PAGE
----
It’s early morning, and Angus and I are in the woods. This is the very best way to begin the day — at sunrise, outside, among the birds and the trees, with my goofball dog.

The woods where we walk each morning is not a forest, nor even a true woods; it’s a wooded strip of land that runs along the western edge of a city park.

To our right are picnic grounds and ball fields, just visible through the brush, and to our left is a busy neighborhood street, though in this time of coronavirus and stay-at-home mandates it is not busy at all.

On the winding dirt path, we are hemmed in by trees and undergrowth. It feels like we are in deep woods, and that feeling is all we need.

This morning, the sun lights up the early yellow-green leaves, and woodpeckers drum fiercely. Cardinals sing their cheery car-alarm song, and blue jays shriek. Angus and I walk past big square holes that were drilled into tree trunks by pileated woodpeckers, and burrows in the ground that might belong to foxes or woodchucks. A chipmunk skitters past, and Angus watches it quietly, but a rabbit a little farther down the path makes him bark. (That fluffy white tail is irresistible.)

These woods are tiny, but what they do for us is enormous.

This has been a strange and terrible spring. Once every 10 days or so I put on a mask and gloves and go to the grocery store. The rest of the time, my husband and I are at home with the dogs, Angus and Rosie. Mostly, we do fine, but every so often the enormity of what is happening to the world engulfs me. It’s overwhelming. Sometimes I feel like I can’t bear it.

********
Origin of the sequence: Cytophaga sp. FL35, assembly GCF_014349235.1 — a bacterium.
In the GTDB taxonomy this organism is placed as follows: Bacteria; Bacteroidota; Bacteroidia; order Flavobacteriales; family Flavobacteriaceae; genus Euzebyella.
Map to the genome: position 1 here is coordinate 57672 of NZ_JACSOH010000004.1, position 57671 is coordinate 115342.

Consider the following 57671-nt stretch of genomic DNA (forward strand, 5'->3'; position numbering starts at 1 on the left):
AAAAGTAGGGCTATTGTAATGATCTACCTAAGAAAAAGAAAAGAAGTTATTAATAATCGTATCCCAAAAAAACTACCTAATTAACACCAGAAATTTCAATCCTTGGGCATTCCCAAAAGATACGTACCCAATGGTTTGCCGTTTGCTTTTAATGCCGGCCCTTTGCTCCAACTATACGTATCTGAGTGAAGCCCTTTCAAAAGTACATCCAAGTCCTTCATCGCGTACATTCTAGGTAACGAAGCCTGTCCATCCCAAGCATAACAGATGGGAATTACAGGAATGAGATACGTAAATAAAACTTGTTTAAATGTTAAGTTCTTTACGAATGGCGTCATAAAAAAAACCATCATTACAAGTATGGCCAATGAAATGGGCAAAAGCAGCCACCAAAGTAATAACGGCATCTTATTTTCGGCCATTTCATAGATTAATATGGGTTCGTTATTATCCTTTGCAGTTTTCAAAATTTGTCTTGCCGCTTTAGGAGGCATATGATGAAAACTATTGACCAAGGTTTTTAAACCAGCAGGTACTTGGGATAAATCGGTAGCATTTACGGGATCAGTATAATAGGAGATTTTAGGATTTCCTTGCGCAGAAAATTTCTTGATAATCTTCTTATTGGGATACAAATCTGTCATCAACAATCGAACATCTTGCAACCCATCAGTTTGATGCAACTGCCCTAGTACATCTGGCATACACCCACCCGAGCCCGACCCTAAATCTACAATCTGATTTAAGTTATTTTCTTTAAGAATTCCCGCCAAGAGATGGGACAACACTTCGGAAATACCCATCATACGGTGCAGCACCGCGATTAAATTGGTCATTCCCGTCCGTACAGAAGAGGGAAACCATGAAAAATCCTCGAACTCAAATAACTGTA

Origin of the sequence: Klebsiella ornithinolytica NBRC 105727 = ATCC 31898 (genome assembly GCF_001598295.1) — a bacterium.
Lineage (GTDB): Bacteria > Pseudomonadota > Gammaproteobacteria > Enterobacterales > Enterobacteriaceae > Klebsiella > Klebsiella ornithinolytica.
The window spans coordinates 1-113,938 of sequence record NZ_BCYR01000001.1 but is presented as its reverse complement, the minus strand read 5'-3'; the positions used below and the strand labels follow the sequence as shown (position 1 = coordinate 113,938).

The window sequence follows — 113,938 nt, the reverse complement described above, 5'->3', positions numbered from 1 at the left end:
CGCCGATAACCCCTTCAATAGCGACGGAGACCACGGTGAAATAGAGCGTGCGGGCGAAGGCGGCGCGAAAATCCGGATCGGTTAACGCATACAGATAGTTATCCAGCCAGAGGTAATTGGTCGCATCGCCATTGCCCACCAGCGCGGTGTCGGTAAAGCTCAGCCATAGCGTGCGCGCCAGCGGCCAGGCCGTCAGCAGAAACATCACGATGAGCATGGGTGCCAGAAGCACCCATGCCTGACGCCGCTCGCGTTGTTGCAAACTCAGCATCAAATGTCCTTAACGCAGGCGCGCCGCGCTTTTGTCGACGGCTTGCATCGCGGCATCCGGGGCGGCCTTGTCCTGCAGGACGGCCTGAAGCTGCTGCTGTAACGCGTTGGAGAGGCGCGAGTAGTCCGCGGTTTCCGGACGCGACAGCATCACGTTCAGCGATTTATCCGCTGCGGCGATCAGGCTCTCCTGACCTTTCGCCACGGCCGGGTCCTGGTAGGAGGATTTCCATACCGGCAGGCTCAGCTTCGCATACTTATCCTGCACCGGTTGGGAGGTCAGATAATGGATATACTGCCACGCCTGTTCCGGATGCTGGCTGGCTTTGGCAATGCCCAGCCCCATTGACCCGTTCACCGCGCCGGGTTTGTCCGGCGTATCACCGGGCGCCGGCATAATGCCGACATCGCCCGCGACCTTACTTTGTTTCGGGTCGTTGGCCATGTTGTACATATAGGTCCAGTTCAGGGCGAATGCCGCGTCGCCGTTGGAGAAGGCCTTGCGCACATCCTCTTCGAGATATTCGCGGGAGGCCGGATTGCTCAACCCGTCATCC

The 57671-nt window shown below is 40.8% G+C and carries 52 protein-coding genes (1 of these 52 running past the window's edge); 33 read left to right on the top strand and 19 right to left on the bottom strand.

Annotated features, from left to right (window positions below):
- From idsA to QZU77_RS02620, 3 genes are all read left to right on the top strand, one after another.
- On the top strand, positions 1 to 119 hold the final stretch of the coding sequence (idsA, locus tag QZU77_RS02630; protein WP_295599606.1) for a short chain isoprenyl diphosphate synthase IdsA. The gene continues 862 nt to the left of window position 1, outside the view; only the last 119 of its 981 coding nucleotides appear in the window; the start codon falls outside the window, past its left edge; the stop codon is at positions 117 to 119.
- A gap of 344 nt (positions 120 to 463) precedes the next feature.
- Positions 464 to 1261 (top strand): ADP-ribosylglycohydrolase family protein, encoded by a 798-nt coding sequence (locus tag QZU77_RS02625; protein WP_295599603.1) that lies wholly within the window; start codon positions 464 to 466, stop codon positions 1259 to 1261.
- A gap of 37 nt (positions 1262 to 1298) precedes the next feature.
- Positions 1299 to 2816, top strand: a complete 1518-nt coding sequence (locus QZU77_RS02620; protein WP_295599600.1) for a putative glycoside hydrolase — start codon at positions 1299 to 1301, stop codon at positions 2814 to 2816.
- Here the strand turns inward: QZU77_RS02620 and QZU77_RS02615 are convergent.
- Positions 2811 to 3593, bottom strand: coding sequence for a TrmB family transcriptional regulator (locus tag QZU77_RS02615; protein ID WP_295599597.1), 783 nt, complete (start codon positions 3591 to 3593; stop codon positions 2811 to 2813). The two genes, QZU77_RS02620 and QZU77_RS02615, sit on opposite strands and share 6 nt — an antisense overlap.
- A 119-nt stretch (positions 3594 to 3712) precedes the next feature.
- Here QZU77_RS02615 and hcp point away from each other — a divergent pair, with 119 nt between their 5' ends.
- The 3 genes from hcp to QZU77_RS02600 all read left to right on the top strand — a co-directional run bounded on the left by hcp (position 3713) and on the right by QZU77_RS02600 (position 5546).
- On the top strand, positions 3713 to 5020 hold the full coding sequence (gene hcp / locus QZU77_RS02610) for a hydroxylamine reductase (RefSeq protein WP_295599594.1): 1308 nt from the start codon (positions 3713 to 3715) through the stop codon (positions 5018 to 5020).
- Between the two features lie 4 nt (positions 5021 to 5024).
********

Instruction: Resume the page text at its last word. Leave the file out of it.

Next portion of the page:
When that happens, the dogs know just what to do.

Rosie crawls into my lap and pushes her head against mine. I wrap my arms around her and I feel better almost right away. Her warmth, her strength, her need to press in close all help me to focus on what is good and immediate, and not on what is dire and in the future. We sit for a few minutes, and then I gently lift her down. Angus is across the room on the couch, one ear straight up in the air, watching us intently.

He never crawls into my lap. That’s not his job. His job is to nudge me outside and then walk with me forever. There are plenty of mornings when I don’t want to go, but he stares at me and sometimes barks and I can’t let him down. I snap on his leash, pull on my hat and gloves, mutter and complain. I find the treats, stuff bags into my pockets, unlock the door. The instant we step outside, I feel better.

We walk through the park and if we are early enough we might see an owl, or a red-tailed hawk. Along our little wooded path, Angus leads the way. He sniffs the ground, and I sniff the air; he watches the squirrels, and I look up at the sky. Together we move along, taking in not the whole world, just our little patch of world.

At the end of the path, we come out into a grassy area, and then we are back on city sidewalks. Sometimes we see wild turkeys over here. Sometimes Cooper’s hawks. Angus is only truly impressed by the rabbits, which are everywhere.

We walk and walk, and the sun gets higher, and I take off my hat. Pretty soon it’s time to turn toward home.

By now we have walked several miles, and while Angus could keep going indefinitely I know that when we get home he’ll conk out and sleep. I’ll go to work, the rabbits that have been racing in my head quieted for a while.

This is the best possible way to begin the day, cold or warm, dry or wet, even blustery and snowy, like that crazy stretch of winter we had in the middle of April.

In a crazy time, in a crazy world, getting outside with my crazy dog is exactly what I need.

 Laurie Hertzel is the Star Tribune’s senior editor for books. She has been writing about her rescue dog, Angus, since he was 7 weeks old. Follow all his adventures at